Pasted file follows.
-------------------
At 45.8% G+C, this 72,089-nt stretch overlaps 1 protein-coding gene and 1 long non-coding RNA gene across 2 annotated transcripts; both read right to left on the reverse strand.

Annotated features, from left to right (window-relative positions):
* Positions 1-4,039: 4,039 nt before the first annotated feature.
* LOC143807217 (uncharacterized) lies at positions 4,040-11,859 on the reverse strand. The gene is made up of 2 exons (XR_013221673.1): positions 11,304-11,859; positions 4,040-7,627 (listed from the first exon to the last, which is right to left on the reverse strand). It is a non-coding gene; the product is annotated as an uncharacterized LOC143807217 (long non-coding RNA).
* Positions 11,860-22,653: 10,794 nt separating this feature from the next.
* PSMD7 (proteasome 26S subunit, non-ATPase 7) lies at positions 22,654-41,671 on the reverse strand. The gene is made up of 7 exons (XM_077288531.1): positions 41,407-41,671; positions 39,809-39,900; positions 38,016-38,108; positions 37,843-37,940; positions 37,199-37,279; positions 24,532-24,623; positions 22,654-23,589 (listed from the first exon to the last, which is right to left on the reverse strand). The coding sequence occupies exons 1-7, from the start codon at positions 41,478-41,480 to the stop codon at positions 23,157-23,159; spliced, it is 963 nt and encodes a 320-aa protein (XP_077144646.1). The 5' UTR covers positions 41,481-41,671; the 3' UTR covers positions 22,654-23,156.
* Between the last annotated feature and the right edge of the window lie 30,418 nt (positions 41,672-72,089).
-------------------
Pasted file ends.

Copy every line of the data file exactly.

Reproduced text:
At 45.8% G+C, this 72,089-nt stretch overlaps 1 protein-coding gene and 1 long non-coding RNA gene across 2 annotated transcripts; both read right to left on the reverse strand.

Annotated features, from left to right (window-relative positions):
* Positions 1-4,039: 4,039 nt before the first annotated feature.
* LOC143807217 (uncharacterized) lies at positions 4,040-11,859 on the reverse strand. The gene is made up of 2 exons (XR_013221673.1): positions 11,304-11,859; positions 4,040-7,627 (listed from the first exon to the last, which is right to left on the reverse strand). It is a non-coding gene; the product is annotated as an uncharacterized LOC143807217 (long non-coding RNA).
* Positions 11,860-22,653: 10,794 nt separating this feature from the next.
* PSMD7 (proteasome 26S subunit, non-ATPase 7) lies at positions 22,654-41,671 on the reverse strand. The gene is made up of 7 exons (XM_077288531.1): positions 41,407-41,671; positions 39,809-39,900; positions 38,016-38,108; positions 37,843-37,940; positions 37,199-37,279; positions 24,532-24,623; positions 22,654-23,589 (listed from the first exon to the last, which is right to left on the reverse strand). The coding sequence occupies exons 1-7, from the start codon at positions 41,478-41,480 to the stop codon at positions 23,157-23,159; spliced, it is 963 nt and encodes a 320-aa protein (XP_077144646.1). The 5' UTR covers positions 41,481-41,671; the 3' UTR covers positions 22,654-23,156.
* Between the last annotated feature and the right edge of the window lie 30,418 nt (positions 41,672-72,089).